The lead article this week in the Sacramento News & Review is Sacramento’s report card. I can’t resist getting in on the fun.
The article covers bicycle transportation in the “On two wheels” paragraph, and does it pretty well, giving a C grade. I’d add that art bike racks can be fun if they are also functional. The dragon at Shoki Ramen House and the bottle openers at New Helvetia Brewing are good examples. I think bicycling really works pretty well in the central city and some of east Sacramento, with people getting along in sharing the road most of the time. The further out you go, though, the worse things are, with belligerent drivers traveling at high speeds. I’d give central city a B and the far suburbs an D-. Does this average to a C?
Two feet – pedestrians – do not fare as well. In the central city pedestrians are faced with impatient entitled drivers who will not yield to someone waiting to cross, and often will not yield to someone already crossing. Again, the further out you go, the worse things are, with higher speeds, more belligerent drivers, longer distances between marked crosswalks, and often, a lack of sidewalks along arterial roads and neighborhood streets. The root of the problem, however, is not lack of infrastructure, but high speeds and driver attitudes. And yes, bicyclists are often just as bad about yielding to pedestrians as motor vehicle drivers are. When a pedestrian is run over by a driver, law enforcement tends to blame the victim, as though walking were a crime, and this just reinforces the bad attitude of some drivers. Every time I need to walk somewhere in the suburbs, I can’t wait to get back on my bike. I feel safer and more accepted, and that is saying something. Sacramento gets a D- for walkability.
Transit is a mixed scene. The two wheels paragraph mentions that low floor light rail cars to accommodate bicyclists, and all others, are several years away. The light rail system was designed to capture drivers at the end points and bring them into downtown to relieve freeway congestion. That was the best we knew how to do 25 years ago, but this is now a design flaw that keeps the system mired in the past. Because it follows freeways, railroad right-of-way, and goes though industrial areas, it mostly lacks opportunities for transit oriented development (TOD). Some great TOD has been created at the Alkalai Flat/La Valentina station, and a few others are in the works, but such opportunities are limited. If we were to design the system today, it would look very much different. The bus system suffers from very overcrowded buses on some routes, almost empty buses on others, and large geographic dead zones where no service is provided at all. The challenge here is that Sacramento was laid out, intentionally, as a cars-first place, and now that we want it to be transit friendly as well, we run up against the physical reality of sprawl. The Sacramento region has failed to provide a reliable, dedicated tax base for operation and maintenance of SacRT, and it shows. I use SacRT on a regular basis, and Yolobus less frequently. On the whole I’m happy with the service, but it could be so much better. It seems as though the commuter buses work well. I’d assign a C-.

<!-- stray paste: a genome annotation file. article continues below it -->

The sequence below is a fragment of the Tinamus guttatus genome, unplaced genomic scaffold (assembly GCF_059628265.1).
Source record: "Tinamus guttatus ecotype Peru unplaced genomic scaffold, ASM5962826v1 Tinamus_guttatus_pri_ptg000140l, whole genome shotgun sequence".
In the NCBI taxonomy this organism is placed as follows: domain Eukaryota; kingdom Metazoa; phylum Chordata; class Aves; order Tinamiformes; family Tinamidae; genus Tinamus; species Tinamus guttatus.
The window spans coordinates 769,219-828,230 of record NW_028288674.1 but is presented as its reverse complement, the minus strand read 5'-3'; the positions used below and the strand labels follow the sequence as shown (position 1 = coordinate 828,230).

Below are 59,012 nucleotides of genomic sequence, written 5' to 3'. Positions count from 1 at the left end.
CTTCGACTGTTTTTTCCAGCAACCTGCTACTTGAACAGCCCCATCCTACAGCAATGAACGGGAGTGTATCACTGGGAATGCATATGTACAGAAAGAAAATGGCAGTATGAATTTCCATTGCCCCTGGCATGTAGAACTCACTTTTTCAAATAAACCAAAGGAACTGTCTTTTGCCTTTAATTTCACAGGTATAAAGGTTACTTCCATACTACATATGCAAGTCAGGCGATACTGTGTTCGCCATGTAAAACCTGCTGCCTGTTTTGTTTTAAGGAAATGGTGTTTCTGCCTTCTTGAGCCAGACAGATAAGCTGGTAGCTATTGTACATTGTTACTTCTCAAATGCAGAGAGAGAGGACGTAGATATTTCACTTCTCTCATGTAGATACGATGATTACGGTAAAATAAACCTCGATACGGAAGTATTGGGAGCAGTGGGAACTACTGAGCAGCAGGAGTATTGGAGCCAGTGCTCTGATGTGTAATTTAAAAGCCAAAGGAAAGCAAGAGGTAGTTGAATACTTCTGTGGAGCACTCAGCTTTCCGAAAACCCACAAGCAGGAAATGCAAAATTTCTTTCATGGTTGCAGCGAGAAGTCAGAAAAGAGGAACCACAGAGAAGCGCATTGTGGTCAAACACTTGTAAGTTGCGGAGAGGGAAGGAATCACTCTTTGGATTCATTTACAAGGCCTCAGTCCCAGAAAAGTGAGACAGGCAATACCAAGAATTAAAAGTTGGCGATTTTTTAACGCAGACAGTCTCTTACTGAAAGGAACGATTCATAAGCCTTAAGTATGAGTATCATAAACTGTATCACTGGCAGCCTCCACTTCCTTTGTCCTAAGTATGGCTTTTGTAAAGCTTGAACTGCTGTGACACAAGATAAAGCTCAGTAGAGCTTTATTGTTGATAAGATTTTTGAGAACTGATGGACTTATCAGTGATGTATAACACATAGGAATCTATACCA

The transportation system for motor vehicles would get an A+ considering the amount of money spent on it. But if we consider how it functions, the grade is far lower. I am car-free and very rarely drive, so my view of the freeway, arterial road, and street system is probably skewed, but I’ll comment anyway. Congestion is clearly a problem during rush hours, but the rest of the time there is plenty of excess capacity. Seems a waste to design a system of VERY expensive high speed roads and freeways for peak capacity. Other than the central city and east Sacramento, the motto of Sacramento is that “it doesn’t go through.” There is no street connectivity, and so all trips must take place on the arterials and freeways. Though the light is beginning to dawn that this sort of transportation system really doesn’t work, that doesn’t mean we have stopped spending nearly all our transportation dollars on it. We build more interchanges so that new developments can go in, which will generate traffic that will clog the freeways. We add freeway lanes in an effort to keep up with that peak demand, but of course the availability of more capacity causes people to think they can live and work at opposite poles of the region, and so the lanes fill up again. The biggest problem with our roadways, though, is that we can’t maintain them. Even if we gave over all our tax dollars to transportation, we still could not keep our roads in good repair. The bills are coming due, and we have neither money in the bank nor enough income to pay them. I’d give motor vehicle transportation a D+.
These four transportation areas come together in measures of walkability, or livability, how easy it to live without having to rely on a motor vehicle, and how many of your daily needs are available close to where you live. Daily needs includes, of course, work. In this, Sacramento ranges from A- to F. I live in a walkable livable area (walk score = 85; transit score = 62), and would give my part of midtown Sacramento a B+ on walkability. But the further I go from home, the worse things get. Is there a grade below F? If I had to give an overall grade for livability in Sacramento, I’d assign a D+.
If we hadn’t sprawled, Sacramento could have had a grade of B. But sprawl we did. It will take a lot of time, money, and pain to undo the ponzi scheme of sprawl. It is something we can do, if we decide that it is worth investing in a sustainable future. The SACOG MTP/SCS Blueprint provides a different model that is sustainable, but we have so much to fix that it will be a long while before the new vision makes a big difference. And the county seems still wedded to the old 1950’s model of cars-first.